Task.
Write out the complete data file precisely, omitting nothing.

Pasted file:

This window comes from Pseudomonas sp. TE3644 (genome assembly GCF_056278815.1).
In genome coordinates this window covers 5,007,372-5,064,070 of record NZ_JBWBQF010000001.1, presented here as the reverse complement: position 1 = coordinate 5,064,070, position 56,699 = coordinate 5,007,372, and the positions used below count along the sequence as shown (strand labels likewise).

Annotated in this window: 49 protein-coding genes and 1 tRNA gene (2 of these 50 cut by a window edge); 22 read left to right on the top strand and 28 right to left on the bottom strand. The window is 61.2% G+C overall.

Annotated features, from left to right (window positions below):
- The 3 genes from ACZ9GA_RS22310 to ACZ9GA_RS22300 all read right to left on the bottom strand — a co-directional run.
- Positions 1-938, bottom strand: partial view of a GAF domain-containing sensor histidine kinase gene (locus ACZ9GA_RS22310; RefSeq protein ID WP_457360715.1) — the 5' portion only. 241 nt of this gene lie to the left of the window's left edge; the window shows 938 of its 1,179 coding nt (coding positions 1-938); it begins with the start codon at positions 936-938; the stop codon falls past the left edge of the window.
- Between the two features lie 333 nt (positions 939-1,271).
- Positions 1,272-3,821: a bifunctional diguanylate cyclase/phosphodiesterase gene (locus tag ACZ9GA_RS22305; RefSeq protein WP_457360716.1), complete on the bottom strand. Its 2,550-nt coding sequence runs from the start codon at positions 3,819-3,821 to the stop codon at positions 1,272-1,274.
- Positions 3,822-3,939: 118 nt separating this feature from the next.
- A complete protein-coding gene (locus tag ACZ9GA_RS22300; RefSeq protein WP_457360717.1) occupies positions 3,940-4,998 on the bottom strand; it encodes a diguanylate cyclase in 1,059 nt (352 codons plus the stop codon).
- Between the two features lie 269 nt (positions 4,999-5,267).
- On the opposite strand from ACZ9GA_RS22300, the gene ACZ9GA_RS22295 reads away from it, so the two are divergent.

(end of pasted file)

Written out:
This window comes from Pseudomonas sp. TE3644 (genome assembly GCF_056278815.1).
In genome coordinates this window covers 5,007,372-5,064,070 of record NZ_JBWBQF010000001.1, presented here as the reverse complement: position 1 = coordinate 5,064,070, position 56,699 = coordinate 5,007,372, and the positions used below count along the sequence as shown (strand labels likewise).

Annotated in this window: 49 protein-coding genes and 1 tRNA gene (2 of these 50 cut by a window edge); 22 read left to right on the top strand and 28 right to left on the bottom strand. The window is 61.2% G+C overall.

Annotated features, from left to right (window positions below):
- The 3 genes from ACZ9GA_RS22310 to ACZ9GA_RS22300 all read right to left on the bottom strand — a co-directional run.
- Positions 1-938, bottom strand: partial view of a GAF domain-containing sensor histidine kinase gene (locus ACZ9GA_RS22310; RefSeq protein ID WP_457360715.1) — the 5' portion only. 241 nt of this gene lie to the left of the window's left edge; the window shows 938 of its 1,179 coding nt (coding positions 1-938); it begins with the start codon at positions 936-938; the stop codon falls past the left edge of the window.
- Between the two features lie 333 nt (positions 939-1,271).
- Positions 1,272-3,821: a bifunctional diguanylate cyclase/phosphodiesterase gene (locus tag ACZ9GA_RS22305; RefSeq protein WP_457360716.1), complete on the bottom strand. Its 2,550-nt coding sequence runs from the start codon at positions 3,819-3,821 to the stop codon at positions 1,272-1,274.
- Positions 3,822-3,939: 118 nt separating this feature from the next.
- A complete protein-coding gene (locus tag ACZ9GA_RS22300; RefSeq protein WP_457360717.1) occupies positions 3,940-4,998 on the bottom strand; it encodes a diguanylate cyclase in 1,059 nt (352 codons plus the stop codon).
- Between the two features lie 269 nt (positions 4,999-5,267).
- On the opposite strand from ACZ9GA_RS22300, the gene ACZ9GA_RS22295 reads away from it, so the two are divergent.